Take the 2-minute tour ×
Stack Overflow is a question and answer site for professional and enthusiast programmers. It's 100% free, no registration required.

I found these work types of code:

hash_init.key       = &hash_key_lc;  

And

ls->handler = init_connection;

Here both hash_key_lc and init_connection are functions,but one is with & the other not,why?

UPDATE

so they are the same thing,but what's the rational??

share|improve this question

3 Answers 3

up vote 1 down vote accepted

reference/deference on a function is treated as a language special case in c,as function deserves this kind of special case ,it can't be passed by a certain value,you can only pass it by address/reference.

share|improve this answer

This is identical to the following question: In C, what is the difference between `&function` and `function` when passed as arguments?

The accepted answer there:

There is no difference. For evidence see the C99 specification (section 6.7.5.3.8).

"A declaration of a parameter as ‘‘function returning type’’ shall be adjusted to ‘‘pointer to function returning type’’, as in 6.3.2.1."

share|improve this answer
    
@Mike,but this isn't consistent,how can a pointer (*) and a pointer to pointer (**) be no difference? –  new_perl Jun 22 '11 at 10:08
    
Post duplicates as comments, not answers, and vote to close if you have enough rep. -1 –  Chris Lutz Jun 22 '11 at 10:09
    
@new_perl - It's not void (*)(void) (pointer to function) and void(**)(void) (pointer to pointer to function), it's void(void) (function) and void (*)(void). Function is converted to pointer to function when passed as a parameter. –  Chris Lutz Jun 22 '11 at 10:12
    
@Chris Lutz ,don't you think this is making it inconsistent in syntax? I don't see the rational behind this. –  new_perl Jun 22 '11 at 10:34
    
@new_perl - Perhaps. The rationale probably is that you clearly can't pass a function by value (what is sizeof(void (void)) supposed to be?) but it's a valid type and valid declaration, so why not do something with it? I personally prefer seeing pass(func) to pass(&func). –  Chris Lutz Jun 22 '11 at 10:43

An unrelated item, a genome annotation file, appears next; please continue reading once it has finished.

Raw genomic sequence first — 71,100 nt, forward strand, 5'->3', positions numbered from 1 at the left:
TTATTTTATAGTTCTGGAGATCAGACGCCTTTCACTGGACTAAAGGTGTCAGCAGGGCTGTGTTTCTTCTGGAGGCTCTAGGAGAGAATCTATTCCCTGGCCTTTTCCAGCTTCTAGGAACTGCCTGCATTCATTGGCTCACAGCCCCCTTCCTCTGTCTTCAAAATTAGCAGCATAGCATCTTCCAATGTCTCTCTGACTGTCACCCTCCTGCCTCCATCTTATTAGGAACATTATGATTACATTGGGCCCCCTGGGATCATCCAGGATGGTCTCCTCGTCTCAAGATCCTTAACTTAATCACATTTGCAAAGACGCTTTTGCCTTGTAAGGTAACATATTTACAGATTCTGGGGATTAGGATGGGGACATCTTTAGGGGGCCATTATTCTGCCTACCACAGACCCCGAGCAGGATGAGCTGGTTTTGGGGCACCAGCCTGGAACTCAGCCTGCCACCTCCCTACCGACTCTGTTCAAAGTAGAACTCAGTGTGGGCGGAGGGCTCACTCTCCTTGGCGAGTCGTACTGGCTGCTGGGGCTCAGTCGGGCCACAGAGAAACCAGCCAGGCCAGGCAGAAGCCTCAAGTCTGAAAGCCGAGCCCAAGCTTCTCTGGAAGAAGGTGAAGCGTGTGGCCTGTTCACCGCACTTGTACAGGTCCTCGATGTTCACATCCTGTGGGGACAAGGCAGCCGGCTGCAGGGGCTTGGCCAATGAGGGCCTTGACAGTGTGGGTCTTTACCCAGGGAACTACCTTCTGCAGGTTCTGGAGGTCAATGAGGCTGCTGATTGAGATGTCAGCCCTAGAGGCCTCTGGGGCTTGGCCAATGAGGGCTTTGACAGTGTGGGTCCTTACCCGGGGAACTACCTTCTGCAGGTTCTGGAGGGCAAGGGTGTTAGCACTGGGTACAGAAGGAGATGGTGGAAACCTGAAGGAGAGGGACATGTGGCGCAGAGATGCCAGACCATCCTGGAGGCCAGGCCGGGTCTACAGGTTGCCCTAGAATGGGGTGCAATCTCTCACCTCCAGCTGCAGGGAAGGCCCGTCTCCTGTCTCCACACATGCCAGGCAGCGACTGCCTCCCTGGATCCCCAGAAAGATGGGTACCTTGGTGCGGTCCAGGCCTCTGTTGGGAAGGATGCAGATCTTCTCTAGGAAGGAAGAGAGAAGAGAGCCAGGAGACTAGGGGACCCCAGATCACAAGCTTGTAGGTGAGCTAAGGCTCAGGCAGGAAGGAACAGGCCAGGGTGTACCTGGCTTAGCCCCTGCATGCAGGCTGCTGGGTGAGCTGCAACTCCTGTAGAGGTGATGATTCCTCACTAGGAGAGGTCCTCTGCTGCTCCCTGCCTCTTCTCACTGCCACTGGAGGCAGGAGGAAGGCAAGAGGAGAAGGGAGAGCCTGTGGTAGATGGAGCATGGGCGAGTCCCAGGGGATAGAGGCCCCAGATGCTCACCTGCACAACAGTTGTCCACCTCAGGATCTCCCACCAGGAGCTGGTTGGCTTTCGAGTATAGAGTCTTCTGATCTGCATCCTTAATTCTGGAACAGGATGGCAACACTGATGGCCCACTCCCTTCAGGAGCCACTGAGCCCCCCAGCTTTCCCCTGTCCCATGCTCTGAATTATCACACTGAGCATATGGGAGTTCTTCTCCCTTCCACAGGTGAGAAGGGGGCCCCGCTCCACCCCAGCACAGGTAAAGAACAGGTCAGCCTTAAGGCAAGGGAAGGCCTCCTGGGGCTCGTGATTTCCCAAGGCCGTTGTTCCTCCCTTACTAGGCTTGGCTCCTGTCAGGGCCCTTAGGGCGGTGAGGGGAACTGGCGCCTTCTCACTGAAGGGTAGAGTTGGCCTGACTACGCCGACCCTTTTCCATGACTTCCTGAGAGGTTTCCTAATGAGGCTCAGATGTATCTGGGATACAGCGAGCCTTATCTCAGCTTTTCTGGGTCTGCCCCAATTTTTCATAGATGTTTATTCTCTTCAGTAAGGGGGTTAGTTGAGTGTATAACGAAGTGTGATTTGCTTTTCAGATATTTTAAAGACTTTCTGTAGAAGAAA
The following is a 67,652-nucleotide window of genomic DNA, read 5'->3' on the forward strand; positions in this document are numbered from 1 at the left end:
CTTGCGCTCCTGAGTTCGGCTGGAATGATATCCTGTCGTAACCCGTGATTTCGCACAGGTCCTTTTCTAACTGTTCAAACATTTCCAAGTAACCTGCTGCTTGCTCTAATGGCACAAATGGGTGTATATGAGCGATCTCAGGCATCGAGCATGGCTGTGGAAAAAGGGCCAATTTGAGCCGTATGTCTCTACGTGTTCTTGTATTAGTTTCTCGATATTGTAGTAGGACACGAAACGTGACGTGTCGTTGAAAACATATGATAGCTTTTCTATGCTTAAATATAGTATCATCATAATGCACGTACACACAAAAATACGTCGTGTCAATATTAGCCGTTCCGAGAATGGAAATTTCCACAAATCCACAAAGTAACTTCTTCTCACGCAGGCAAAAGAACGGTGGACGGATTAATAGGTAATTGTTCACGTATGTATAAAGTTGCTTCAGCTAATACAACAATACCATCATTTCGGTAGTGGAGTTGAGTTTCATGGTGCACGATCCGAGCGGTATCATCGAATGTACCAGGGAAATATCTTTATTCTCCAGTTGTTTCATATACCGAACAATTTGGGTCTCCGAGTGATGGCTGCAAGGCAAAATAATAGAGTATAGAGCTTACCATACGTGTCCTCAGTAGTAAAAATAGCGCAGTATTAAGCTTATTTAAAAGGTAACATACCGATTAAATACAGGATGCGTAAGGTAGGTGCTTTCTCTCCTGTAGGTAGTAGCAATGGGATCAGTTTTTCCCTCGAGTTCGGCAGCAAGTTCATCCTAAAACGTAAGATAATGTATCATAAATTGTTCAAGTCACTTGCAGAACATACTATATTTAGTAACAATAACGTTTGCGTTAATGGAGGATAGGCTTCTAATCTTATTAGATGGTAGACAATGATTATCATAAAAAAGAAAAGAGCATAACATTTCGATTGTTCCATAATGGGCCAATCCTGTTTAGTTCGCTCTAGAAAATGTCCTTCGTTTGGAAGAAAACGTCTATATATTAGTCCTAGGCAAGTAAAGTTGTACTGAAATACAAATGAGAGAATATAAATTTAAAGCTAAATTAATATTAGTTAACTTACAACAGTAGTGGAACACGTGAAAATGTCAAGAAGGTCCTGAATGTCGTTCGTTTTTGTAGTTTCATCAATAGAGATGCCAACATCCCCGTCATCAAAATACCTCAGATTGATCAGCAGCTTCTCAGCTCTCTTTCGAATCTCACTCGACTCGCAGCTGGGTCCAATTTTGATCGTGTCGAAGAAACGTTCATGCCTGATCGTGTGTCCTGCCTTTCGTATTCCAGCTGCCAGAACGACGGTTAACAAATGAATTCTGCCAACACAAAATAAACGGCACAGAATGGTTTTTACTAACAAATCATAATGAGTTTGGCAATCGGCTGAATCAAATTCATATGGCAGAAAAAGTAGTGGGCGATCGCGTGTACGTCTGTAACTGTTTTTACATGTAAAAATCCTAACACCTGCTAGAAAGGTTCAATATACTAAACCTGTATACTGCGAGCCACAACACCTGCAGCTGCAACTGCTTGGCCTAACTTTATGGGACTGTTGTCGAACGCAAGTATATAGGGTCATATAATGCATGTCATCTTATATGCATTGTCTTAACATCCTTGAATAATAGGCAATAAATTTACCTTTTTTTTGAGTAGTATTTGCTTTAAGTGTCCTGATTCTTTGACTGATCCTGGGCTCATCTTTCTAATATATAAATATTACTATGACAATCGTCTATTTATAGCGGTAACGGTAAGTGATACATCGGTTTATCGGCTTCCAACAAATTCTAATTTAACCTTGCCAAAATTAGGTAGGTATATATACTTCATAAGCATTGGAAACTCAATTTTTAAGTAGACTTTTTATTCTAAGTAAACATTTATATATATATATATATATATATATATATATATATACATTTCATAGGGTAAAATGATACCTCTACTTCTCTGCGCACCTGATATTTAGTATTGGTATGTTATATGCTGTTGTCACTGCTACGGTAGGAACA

See C99 section 6.3.2.1, §4:

A function designator is an expression that has function type. Except when it is the operand of the sizeof operator or the unary & operator, a function designator with type ‘‘function returning type’’ is converted to an expression that has type ‘‘pointer to function returning type’’.

Thus, if foo is a function, the expressions foo and &foo are mostly interchangeable, in particular

foo == &foo

This is similar to how expressions with array type are implicitly converted to expressions with pointer type. Also, if fp is a function pointer, you can call it with or without dereferencing, ie the expressions

(*fp)(42)

and

fp(42)

are equivalent. Function calls are actually defined in terms of function pointers (section 6.5.2.2 §1) and not function designators, ie as far as language semantics go, *fp in the first example will implicitly converted back to fp before the parens are applied.

share|improve this answer

Your Answer

 
discard

By posting your answer, you agree to the privacy policy and terms of service.

Not the answer you're looking for? Browse other questions tagged or ask your own question.